Prior to 1991, the Commission under MRTP Act, 1969 handled many cases but it was established that majority of cases were relating to price cartels i.e. 21 cases, followed by other issues. In addition, Commission settled around 64 cases before 1991 and passed cease and desist orders accordingly. Subsequently, after 1991 nearby 15 cases again related to price cartels and the majority of cases had been connected to the transportation where the truck organisations had been afraid in price-fixation and market share. To support these facts some of the important cases dealing with cartels in India discussed below[12]:

In Somu Pillai v.Municipal Council, Mayavaram[13], court held that if an agreement is conflicting with public policy in formation of monopolies would be void. Further, in Bholanath Shankar Das v. Lachmi Narain  the right of an individual to carry business activity and accountability along with certain principles determined[14] and it was also realised in Bholanath Shankar Das case that for strong and fair rivalry a better regulatory and adjudicatory mechanism is required[15].

In U.O.I & Others v. Hindustan Development Corporation and Others,[16] the Supreme Court identified three important ingredients for cartel i.e. equal price, mutual action regarding conspiracy and control revelry but the charges of cartel could not be acknowledged.

In DGIR v. Modi Alkali and Chemicals Ltd and others,[17] In this case, an unknown complaint taken by the Commission regarding cartel and increased prices of products but informant could not prove intention among players therefore the charge was dropped.

In American Natural Soda Ash Corporation (ANSAC) v. Alkali Manufacturers Association of India (AMAI) and others, ANSAC[18] the Supreme Court held that the MRTPC does not have any additional territorial authority to manage imports but if wrongful act is done by an Indian than it may be considered hence the Court reversed the order.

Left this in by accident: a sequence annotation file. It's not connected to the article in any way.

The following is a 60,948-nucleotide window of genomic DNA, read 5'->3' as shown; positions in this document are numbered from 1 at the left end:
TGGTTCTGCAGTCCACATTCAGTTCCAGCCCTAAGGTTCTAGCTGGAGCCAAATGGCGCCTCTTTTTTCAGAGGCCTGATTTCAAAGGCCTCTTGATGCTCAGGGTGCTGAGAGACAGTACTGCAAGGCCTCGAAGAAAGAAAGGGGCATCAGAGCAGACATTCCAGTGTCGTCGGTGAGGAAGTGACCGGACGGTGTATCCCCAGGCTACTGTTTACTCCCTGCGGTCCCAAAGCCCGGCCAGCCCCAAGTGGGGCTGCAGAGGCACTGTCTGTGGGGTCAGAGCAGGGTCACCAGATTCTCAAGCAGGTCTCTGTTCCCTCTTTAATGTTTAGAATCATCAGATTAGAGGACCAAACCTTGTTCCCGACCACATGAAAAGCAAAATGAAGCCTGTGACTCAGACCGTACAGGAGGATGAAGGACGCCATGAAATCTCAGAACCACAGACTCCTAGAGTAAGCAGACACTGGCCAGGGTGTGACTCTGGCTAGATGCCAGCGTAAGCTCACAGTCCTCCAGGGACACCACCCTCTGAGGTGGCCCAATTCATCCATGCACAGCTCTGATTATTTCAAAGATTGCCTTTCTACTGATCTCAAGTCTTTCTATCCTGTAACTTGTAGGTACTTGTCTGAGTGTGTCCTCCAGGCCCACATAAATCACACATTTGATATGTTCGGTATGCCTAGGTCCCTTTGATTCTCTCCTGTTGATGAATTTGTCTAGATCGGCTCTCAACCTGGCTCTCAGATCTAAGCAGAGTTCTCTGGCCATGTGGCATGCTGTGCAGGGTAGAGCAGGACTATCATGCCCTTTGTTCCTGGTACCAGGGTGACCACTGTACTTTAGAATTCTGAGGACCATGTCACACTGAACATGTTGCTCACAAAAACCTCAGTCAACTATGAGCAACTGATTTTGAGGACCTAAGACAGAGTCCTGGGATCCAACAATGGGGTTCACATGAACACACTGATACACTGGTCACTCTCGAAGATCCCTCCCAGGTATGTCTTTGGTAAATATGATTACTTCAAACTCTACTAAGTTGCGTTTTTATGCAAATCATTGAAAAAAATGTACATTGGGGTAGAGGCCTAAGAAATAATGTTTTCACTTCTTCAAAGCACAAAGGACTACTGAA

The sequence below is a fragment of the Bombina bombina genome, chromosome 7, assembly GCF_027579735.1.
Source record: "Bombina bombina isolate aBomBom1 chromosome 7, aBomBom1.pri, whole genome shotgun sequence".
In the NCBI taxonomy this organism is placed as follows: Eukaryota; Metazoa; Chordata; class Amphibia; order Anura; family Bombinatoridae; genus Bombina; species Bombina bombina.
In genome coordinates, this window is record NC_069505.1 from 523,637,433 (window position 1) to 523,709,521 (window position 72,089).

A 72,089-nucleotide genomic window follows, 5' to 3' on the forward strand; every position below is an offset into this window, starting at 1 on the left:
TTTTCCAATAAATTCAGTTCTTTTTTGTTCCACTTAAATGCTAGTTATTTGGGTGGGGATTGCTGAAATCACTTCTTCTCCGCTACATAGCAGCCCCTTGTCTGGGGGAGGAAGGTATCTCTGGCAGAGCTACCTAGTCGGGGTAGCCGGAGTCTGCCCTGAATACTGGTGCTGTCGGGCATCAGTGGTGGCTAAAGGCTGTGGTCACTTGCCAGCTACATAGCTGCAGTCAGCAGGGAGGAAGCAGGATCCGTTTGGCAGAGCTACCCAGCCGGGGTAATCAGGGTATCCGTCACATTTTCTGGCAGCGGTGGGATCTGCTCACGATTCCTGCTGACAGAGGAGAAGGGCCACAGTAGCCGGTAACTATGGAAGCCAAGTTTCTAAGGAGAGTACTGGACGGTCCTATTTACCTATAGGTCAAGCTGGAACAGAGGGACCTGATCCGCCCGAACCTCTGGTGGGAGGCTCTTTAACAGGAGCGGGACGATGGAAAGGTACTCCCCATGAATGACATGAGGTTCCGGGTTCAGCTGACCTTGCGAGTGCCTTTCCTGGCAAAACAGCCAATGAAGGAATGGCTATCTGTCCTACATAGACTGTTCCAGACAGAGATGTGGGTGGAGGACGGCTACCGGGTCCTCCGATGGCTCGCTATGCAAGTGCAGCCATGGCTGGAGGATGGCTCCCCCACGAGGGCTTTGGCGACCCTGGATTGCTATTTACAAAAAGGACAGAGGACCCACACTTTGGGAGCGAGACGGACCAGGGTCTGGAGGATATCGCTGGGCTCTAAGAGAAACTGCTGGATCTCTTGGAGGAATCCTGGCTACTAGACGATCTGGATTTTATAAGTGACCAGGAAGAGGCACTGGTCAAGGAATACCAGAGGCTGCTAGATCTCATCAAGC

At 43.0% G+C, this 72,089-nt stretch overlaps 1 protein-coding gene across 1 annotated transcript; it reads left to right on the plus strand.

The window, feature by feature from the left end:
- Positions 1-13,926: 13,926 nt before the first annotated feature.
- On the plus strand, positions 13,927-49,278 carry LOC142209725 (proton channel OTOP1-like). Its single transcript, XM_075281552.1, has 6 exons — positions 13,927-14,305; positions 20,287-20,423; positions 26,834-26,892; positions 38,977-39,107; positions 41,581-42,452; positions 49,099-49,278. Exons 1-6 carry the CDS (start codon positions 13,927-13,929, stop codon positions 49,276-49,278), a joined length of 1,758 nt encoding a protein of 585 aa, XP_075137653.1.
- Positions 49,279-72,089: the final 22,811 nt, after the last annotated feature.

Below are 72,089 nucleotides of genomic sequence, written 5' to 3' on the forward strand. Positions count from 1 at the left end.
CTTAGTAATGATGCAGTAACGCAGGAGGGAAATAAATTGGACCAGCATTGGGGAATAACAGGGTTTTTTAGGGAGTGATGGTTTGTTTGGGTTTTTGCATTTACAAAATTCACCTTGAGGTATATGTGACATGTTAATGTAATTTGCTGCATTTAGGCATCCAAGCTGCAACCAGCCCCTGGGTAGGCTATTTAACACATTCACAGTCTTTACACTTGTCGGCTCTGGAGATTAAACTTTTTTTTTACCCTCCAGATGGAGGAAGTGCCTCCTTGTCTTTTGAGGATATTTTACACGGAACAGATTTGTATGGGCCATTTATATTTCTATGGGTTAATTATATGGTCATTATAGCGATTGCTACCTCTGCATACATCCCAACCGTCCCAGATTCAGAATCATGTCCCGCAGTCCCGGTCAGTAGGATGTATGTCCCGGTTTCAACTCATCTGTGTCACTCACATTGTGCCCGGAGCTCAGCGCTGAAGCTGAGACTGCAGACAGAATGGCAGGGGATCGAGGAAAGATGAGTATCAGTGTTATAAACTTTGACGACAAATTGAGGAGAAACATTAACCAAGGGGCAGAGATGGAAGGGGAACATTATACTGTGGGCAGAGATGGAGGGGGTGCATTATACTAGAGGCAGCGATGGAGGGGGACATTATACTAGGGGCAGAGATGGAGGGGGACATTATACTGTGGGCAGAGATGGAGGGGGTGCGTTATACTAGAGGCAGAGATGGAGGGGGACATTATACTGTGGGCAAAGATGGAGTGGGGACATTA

In Association of State R. Trans. Und. v. K. Mobiles Ltd. & Another [19] case no evidence was produced to confirm that there was collusiveness on the respondent’s part to act in concert against the complainant hence objection was rejected.

In Builders Association of India v. Cement Manufacturers’ Association and Others[20] it was held that the Cement Manufacturers’ organization (CMA) and the cement companies had contravened with concerned law because prices rose just after two meetings by the CMA. The companies had earned huge profit margins and subsequently found that the business players had mutually acted upon and formed a cartel.

In FICCI-Multiplex Association of India v. United Producers/Distributors Forum and Others[21] three associations of Hindi language film producers entered into cartels not to start new movies for display, to get a high profit. Subsequently the assumption of an AAEC was upheld and imposed fine on them.

In Mr. Ramakant Kini v. Dr. L.H. Hiranandani Hospital, Powai, Mumbai[22] it was held that it is a responsibility of the CCI to verify such commercial agreements in respect of services if creating a significant unfavourable result on competition in India shall be invalid. Appreciable adverse effect is not defined by the statute But the statute has specified a list of factors under section19 (3) through which CCI may decide whether an agreement has AAEC or not. Further, Sometimes the CCI may take into consideration the rule of reasons and per se rule to fix the nature of any agreements.

In Builders Association of India  v. The State of Kerala[23], it was found that the Opposite Parties did not indulge in violation of section 3 and further, the information also does not reveal any consent between the players hence it was held that none of the provisions are attracted and the matter is ordered to be closed.

In Zinc carbon dry cell batteries[24] case the Competition Commission of India took the case by suo motu against OP-1, OP-2, and OP-3, and found that they are guilty under section 3 (3) and (4). The Commission further imposed fine upon them and directs the parties to pay the particular fine sum within 60 days.

In F. Ent. Solutions India Pvt. Ltd. v. Hyundai Motor India Ltd[25] the CCI held that Hyundai Motor India Limited (HMIL) violated the law which lead to resale price maintenance by utilizing recommended oils and punishing them if disobey. They found guilty and ordered to pay a fine of Rs. 87 crore.